Coming Into Bloom

In Austin, edible flowers are more than a trend


Counter 3. Five. VII (Photos by John Anderson)

"He loved to have petunia stew
with morning glories poached in dew.
'He must be sick,' his mother said.
'He's eating up my flower bed!'"

The Boy Who Ate Flowers (1960)

Around the time that Nancy Sherman published her classic children's book, my grandmother – esteemed president of the Old River Terrace Garden Club in Chan­nel­view – was candying rose petals to the wonderment of neighborhood children. But she wasn't doing anything radical. Eating flowers is hardly a new trend; the practice was prevalent in medieval times. Both the Victorian and Elizabethan eras had crazes for palatable petals. In more recent history, we've seen the fad wane and wax, but in Austin, a new generation of top chefs and urban farmers are rediscovering blooms. With restaurants employing in-house hydroponic growing systems, and local farms encouraging every plant to flower, the whimsical trend seems to have staying power. And these days, it's about more than simply decorating the dinner plate.

"A couple years ago, everyone was just putting flowers on plates because it was pretty," recalls Counter 3. Five. VII executive chef Damien Brockway. "We moved away from that quite a while ago. It's always going to be about the look – but it has to be about reinforcing the flavor of what you're doing." Brockway cites the intense bitterness of carrot blossom, also known as Queen Anne's lace, as a versatile example. At Counter, the showy array of white florets rest atop sweet carrot cake, the sugar balanced by the efflorescence's bite.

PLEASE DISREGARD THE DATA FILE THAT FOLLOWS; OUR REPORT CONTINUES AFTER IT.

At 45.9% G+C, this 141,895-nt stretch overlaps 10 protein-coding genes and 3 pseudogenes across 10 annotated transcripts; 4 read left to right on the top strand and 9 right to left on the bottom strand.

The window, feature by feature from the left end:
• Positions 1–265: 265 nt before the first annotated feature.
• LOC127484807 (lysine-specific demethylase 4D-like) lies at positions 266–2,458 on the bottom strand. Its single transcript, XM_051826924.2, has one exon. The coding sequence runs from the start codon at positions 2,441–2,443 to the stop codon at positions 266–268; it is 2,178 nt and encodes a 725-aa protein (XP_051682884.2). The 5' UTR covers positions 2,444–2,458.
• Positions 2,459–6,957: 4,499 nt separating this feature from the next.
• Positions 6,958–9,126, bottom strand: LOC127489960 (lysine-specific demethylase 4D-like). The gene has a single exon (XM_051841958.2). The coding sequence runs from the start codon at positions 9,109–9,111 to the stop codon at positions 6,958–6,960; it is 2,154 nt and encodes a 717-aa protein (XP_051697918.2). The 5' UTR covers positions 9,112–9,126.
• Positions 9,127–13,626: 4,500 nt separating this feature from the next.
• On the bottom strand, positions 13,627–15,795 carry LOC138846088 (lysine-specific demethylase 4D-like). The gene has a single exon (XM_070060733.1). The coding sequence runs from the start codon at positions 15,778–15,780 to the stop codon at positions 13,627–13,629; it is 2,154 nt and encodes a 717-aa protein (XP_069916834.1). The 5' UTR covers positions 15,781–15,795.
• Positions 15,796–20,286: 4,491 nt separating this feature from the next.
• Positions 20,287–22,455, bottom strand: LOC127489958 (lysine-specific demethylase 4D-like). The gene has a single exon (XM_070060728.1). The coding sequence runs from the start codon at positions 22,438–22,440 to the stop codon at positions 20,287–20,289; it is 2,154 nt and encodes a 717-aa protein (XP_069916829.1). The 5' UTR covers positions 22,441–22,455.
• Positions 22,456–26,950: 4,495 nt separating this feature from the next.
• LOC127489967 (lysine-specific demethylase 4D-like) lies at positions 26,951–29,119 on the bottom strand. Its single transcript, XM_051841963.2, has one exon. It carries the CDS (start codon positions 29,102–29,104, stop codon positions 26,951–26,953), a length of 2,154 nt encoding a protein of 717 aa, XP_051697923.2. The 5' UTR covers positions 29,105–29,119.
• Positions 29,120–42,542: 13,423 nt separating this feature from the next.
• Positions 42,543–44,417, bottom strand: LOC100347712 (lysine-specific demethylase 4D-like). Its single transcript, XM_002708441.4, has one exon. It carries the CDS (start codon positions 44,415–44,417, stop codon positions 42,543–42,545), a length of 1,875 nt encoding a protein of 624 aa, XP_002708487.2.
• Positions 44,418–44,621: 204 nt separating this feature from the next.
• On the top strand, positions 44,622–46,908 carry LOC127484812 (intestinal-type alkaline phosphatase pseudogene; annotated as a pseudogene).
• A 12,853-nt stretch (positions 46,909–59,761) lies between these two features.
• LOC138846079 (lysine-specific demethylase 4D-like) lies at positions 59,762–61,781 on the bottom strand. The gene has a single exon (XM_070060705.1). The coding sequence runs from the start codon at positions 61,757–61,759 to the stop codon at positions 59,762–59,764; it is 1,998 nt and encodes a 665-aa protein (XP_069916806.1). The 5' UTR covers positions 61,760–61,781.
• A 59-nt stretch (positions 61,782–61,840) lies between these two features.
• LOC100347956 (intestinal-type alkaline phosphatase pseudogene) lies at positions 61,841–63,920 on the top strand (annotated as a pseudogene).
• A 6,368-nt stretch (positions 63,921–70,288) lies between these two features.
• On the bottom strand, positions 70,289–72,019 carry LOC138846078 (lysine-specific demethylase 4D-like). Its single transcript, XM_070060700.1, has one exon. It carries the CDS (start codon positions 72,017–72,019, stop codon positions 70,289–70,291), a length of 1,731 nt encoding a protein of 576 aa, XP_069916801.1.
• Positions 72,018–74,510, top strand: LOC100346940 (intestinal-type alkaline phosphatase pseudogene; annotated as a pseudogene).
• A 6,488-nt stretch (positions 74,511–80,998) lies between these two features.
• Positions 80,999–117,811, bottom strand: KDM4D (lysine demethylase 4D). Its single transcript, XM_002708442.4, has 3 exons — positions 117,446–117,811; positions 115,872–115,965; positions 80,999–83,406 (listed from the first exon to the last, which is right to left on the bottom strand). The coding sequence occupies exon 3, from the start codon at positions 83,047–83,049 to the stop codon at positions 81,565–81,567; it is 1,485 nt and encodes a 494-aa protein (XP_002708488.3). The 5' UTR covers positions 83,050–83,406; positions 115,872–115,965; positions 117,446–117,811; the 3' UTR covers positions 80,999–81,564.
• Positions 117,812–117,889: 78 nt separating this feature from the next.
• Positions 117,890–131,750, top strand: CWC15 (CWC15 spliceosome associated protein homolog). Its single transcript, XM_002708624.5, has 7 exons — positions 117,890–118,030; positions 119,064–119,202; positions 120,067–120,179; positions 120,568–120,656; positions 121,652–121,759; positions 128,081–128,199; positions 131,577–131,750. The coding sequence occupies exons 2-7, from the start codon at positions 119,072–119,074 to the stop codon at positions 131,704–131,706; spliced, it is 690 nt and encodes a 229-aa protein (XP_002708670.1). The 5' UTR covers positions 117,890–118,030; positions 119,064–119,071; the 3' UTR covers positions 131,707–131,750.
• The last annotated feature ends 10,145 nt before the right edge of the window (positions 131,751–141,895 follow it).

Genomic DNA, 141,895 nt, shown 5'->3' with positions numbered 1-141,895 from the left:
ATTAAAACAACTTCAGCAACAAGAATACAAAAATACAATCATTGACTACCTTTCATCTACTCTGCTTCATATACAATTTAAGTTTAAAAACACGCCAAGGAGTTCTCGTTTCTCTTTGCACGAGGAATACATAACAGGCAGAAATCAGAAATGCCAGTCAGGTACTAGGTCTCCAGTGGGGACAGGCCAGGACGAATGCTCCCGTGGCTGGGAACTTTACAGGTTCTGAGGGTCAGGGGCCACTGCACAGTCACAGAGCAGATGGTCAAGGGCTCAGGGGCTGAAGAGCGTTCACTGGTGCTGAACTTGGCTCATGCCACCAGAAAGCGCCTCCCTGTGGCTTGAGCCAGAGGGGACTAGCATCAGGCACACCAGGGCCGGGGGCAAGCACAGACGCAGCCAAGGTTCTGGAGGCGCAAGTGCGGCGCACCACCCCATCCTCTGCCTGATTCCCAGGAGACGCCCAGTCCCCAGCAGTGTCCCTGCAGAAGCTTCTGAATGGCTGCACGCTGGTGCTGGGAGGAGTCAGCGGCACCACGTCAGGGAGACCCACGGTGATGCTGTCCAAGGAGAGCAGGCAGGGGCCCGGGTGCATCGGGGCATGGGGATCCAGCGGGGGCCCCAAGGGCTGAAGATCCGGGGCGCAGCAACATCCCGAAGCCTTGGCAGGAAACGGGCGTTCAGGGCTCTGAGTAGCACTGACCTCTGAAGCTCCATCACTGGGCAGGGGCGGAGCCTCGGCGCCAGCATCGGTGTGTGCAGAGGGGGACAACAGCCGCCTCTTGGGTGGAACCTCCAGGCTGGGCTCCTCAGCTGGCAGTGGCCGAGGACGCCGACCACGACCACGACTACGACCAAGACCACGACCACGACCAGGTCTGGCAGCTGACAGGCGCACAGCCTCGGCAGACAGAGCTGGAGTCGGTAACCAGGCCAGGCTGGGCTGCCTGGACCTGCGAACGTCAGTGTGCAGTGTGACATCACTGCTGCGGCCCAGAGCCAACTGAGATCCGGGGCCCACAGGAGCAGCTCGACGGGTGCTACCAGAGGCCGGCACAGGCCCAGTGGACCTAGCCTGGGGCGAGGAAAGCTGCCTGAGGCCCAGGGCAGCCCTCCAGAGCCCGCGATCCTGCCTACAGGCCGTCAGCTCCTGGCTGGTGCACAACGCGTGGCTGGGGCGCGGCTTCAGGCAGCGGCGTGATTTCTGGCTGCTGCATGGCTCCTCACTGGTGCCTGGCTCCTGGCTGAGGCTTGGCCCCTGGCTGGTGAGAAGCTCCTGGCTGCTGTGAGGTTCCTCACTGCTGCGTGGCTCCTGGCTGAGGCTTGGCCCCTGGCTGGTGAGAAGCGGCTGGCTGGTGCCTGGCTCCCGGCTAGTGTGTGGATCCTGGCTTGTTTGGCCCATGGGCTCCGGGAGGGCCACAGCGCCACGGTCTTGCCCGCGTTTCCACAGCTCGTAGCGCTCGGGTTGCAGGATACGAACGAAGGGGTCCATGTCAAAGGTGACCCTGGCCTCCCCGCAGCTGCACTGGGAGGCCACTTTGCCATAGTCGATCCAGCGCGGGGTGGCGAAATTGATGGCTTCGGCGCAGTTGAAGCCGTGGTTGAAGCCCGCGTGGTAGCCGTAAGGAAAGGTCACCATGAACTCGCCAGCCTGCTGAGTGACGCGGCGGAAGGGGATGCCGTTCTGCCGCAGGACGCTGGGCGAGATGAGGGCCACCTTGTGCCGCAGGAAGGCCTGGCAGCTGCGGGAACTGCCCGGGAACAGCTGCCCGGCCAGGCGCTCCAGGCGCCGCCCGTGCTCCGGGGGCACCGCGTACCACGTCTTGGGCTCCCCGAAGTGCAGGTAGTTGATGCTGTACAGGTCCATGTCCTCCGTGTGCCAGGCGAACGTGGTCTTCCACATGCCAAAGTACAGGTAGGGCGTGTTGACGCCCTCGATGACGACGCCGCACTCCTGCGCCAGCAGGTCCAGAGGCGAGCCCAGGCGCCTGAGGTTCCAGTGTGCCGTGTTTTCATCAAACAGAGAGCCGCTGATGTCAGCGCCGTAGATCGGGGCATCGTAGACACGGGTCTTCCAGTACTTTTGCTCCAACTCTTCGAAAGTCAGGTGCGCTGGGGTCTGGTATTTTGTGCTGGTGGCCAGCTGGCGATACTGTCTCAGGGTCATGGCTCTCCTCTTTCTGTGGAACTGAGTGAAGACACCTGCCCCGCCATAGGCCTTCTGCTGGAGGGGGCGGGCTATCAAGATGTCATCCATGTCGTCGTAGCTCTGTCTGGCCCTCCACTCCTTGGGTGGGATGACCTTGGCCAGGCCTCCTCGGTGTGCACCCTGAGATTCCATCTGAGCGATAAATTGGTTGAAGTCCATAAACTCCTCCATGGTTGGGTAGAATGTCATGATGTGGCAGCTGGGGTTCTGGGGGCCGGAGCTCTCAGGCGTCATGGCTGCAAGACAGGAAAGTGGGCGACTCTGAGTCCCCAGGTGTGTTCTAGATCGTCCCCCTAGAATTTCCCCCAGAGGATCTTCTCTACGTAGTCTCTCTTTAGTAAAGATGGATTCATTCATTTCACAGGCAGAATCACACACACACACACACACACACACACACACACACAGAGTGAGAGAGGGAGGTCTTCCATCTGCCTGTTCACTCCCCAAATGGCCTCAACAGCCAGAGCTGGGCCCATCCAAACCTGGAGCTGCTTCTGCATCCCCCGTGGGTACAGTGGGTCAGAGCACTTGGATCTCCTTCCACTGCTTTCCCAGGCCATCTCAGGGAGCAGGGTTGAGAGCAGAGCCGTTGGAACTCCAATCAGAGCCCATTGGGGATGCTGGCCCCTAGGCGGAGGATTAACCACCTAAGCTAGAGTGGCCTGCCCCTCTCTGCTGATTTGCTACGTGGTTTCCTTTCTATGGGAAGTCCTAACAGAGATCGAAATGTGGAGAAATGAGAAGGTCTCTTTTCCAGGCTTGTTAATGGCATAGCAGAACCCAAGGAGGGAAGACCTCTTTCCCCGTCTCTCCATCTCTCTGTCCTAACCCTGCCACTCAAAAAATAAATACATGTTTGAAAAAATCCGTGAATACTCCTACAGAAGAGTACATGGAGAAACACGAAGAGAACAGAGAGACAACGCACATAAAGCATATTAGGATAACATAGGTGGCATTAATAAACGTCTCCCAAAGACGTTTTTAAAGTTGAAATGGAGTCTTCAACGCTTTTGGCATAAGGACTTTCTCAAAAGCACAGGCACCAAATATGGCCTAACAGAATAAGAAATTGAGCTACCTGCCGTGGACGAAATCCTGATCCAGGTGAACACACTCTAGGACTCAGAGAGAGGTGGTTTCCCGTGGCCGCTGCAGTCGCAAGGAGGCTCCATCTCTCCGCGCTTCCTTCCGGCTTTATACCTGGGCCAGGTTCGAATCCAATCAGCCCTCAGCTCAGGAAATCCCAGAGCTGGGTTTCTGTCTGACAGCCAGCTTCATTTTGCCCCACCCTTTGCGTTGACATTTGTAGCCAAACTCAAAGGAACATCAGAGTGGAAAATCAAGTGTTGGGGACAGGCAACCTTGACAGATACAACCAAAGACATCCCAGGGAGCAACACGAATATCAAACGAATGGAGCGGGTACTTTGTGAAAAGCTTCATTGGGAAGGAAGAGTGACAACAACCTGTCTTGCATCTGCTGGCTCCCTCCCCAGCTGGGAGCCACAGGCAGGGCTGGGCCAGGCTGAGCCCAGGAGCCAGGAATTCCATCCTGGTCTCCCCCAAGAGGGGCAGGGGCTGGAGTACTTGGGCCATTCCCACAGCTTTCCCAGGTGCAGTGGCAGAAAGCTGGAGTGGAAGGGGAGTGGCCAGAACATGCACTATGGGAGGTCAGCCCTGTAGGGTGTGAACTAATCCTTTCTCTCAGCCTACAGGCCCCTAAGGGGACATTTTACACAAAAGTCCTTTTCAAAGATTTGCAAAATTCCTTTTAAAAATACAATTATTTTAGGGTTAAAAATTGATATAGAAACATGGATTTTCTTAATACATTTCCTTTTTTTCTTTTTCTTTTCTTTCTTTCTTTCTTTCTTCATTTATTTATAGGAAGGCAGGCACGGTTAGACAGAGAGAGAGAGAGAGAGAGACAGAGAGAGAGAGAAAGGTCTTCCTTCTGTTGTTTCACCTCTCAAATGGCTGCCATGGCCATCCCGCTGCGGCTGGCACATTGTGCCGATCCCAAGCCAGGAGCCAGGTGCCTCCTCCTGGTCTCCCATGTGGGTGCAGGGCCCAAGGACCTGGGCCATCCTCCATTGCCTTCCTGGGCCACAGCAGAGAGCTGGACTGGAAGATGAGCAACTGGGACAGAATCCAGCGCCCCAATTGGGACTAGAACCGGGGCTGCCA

Opal basil at Agua Dulce Farm

Brockway and his team use edible flowers picked from his own off-site garden, foraged from the area (like sunflower or clover-like oxalis), and ones that are grown in a humidity-controlled "Urban Cultivator" on-site. A focal point of the Downtown chef's table, the Cultivator is currently housing dianthus (the genus to which the carnation belongs), marigolds, and nasturtiums. "Dianthus has a mild astringency, a drying effect," says Brockway of their utility in a current pho dish. "The broth has a lot of spice that hits you in the back of the jaw, gets you salivating," he explains, "so dianthus strips some of that away."

Swift's Attic chef de cuisine Matthew Taylor remembers his first petal-to-plate experience. "I was working at Acquerello in San Francisco; it was my first introduction to farm-to-table. Right away I knew that using locally grown foods, in-season ingredients – it just made all the sense in the world." Now, using local flowers is part of the chef's daily regimen at the Congress Avenue dining room. The weekly box that arrives from the Eastside's HausBar Farms is always "farmer's choice," and consistently includes a unique assortment of comestibles. After a quick sample, Taylor knows exactly where he'll employ each flower. A peppery radish blossom might be paired with the striped bass to complement the dish's acidic verjus butter; and citrusy begonias will enhance a smoky baba ghanoush – "or any dish that asks for lemon," Taylor adds. The pop of color also livens up the otherwise neutral palette of the blended nightshade. "They definitely make the presentation, but flavor's first," he insists.